These quotations will serve to show what the tone of the press was on this occasion. As to the day itself, it was a glorious one, with a sky bright and clear as that of Italy. The city was again gay with flags, and its shops were closed, and the streets were filled with holiday people, and the bells rang, and the cannon fired, and what was better than all, the news from the Peninsula was more encouraging; but still there was no spirit in the day, the life of the festival was gone. The one stock amusement of Independence-day consists in making as much noise as possible. From twelve o'clock on the previous night to midnight on the Fourth, the whole energies of the children and boys of New York are devoted to letting off as many crackers, firing as many pocket-pistols, and pelting passers-by with as many detonating balls as their own or their friends' purses can afford. All day long, in every street from Fifth Avenue down to Bowery, there is a never-ending disharge of this mimic artillery. You are lucky if you pass through the day without getting your hair singed, or your face scorched, or holes burnt in your clothes; and in fact prudent people keep much at home during the Fourth. Anybody who ever passed a Christmas at Naples, and has run the gauntlet of its squibs, and rockets, and pistols, will sympathize with me when I

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say, that it was some consolation for the national calamity to find that it checked the discharge of fireworks. It was bad enough as it was, but if McClellan had won a victory instead of being defeated, half the city would have been maimed and deafened. Some thirty people were taken to the hospitals in the course of the day from injuries inflicted by the fireworks. Like Oyster Day too in London, this annual Saturnalia, though professedly coming only once a year, lingers on in practice for days afterwards.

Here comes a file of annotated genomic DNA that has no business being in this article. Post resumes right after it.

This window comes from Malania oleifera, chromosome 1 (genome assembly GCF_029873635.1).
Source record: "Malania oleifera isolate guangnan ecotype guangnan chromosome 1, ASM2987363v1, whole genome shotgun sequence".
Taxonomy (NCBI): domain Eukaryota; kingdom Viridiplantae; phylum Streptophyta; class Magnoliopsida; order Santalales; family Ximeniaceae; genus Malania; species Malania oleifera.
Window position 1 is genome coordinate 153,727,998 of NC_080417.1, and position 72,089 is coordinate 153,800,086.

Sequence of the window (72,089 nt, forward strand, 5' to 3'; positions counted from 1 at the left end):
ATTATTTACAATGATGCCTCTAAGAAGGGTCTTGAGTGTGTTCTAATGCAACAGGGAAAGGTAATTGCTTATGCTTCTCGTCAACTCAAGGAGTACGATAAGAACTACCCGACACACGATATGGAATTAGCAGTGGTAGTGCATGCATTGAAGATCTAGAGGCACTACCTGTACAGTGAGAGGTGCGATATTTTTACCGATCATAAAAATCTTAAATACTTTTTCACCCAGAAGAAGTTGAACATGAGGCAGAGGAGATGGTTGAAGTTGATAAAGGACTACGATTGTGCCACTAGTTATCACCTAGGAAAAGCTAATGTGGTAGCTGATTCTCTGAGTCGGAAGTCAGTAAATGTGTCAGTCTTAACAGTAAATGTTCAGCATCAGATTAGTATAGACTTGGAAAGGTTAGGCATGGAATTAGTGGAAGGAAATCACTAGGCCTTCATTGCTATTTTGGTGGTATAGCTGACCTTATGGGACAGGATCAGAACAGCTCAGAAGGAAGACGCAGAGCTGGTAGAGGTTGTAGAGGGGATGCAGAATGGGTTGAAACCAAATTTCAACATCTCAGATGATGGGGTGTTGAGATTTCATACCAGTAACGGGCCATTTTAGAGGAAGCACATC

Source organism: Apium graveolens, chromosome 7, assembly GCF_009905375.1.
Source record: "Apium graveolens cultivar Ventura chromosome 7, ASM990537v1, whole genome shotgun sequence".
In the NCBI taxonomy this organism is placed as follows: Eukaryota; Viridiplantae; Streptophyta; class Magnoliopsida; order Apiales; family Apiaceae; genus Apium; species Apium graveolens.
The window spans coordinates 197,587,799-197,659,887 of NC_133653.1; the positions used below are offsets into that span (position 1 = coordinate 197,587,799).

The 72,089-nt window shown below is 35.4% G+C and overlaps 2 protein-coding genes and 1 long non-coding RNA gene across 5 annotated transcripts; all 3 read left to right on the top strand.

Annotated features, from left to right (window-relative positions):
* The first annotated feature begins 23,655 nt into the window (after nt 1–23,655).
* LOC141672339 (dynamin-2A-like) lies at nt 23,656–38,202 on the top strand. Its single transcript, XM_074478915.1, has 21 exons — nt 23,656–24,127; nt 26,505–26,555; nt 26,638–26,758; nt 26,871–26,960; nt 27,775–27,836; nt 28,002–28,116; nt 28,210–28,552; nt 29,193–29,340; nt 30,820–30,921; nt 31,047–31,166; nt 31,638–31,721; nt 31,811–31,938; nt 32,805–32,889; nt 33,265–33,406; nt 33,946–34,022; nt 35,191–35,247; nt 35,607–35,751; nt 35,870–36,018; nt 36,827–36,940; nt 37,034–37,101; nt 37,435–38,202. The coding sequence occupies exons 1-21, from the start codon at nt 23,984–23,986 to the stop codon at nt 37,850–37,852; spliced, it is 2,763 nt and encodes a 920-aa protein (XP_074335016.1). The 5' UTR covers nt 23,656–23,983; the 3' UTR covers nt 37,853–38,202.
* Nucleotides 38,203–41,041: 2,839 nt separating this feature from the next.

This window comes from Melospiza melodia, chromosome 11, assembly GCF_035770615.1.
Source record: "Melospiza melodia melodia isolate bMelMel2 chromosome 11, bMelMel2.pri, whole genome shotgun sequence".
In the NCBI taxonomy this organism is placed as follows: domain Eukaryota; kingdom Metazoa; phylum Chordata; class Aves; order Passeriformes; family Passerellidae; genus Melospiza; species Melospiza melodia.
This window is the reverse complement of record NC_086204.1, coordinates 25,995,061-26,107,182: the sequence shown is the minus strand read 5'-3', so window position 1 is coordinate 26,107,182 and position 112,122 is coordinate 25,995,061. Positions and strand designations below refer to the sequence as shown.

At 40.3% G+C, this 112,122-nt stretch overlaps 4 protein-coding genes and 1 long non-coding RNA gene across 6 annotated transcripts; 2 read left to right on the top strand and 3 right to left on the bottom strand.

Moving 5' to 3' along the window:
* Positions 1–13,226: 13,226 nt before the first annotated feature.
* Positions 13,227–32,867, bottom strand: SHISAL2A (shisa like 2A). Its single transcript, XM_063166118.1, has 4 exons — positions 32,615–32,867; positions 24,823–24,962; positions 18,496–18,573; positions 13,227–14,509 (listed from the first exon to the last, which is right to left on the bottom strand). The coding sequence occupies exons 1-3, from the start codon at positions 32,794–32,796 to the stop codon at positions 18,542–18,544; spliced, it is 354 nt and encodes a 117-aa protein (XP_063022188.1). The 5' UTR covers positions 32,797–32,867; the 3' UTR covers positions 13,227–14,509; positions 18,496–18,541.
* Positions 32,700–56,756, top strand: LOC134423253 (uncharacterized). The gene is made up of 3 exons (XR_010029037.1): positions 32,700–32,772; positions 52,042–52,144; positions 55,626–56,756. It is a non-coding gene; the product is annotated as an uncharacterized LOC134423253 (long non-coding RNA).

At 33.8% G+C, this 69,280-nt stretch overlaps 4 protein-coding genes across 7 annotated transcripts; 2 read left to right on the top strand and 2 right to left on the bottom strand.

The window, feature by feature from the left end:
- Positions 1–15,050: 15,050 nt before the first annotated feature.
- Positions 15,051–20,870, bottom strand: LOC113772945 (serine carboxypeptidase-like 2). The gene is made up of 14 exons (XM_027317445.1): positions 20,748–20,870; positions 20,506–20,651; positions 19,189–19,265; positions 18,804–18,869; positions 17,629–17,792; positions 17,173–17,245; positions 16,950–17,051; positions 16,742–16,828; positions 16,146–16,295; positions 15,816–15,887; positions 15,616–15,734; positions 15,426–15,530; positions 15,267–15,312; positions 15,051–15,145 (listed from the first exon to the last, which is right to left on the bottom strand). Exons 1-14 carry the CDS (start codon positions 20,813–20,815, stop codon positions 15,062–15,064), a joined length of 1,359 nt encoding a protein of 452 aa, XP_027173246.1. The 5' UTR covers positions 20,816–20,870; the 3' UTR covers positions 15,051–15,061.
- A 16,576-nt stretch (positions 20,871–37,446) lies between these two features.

This discharge of fireworks was the one genuine exhibition of popular rejoicing throughout the day. Things must be very bad indeed before boys leave off throwing crackers in consequence of a national disaster; but with the grown-up population it was little of a holiday time. In the cool of the morning what few troops there were left in the city marched down Broadway; but most of them were boys, or old men, or raw recruits, and the show, in a military point of view, was a very poor one, and excited little interest. At ten o'clock there was a meeting in celebration of the anniversary held by the Common Council in the Cooper Institute. The meeting was announced for ten, but the proceedings did not begin till near eleven. The great hall, which I should say could hold between two and three thousand people, was never a quarter full, and a third of what crowd there was stood on the speakers' platform. The Mayor, Mr. Opdyke, was in the chair, and delivered a short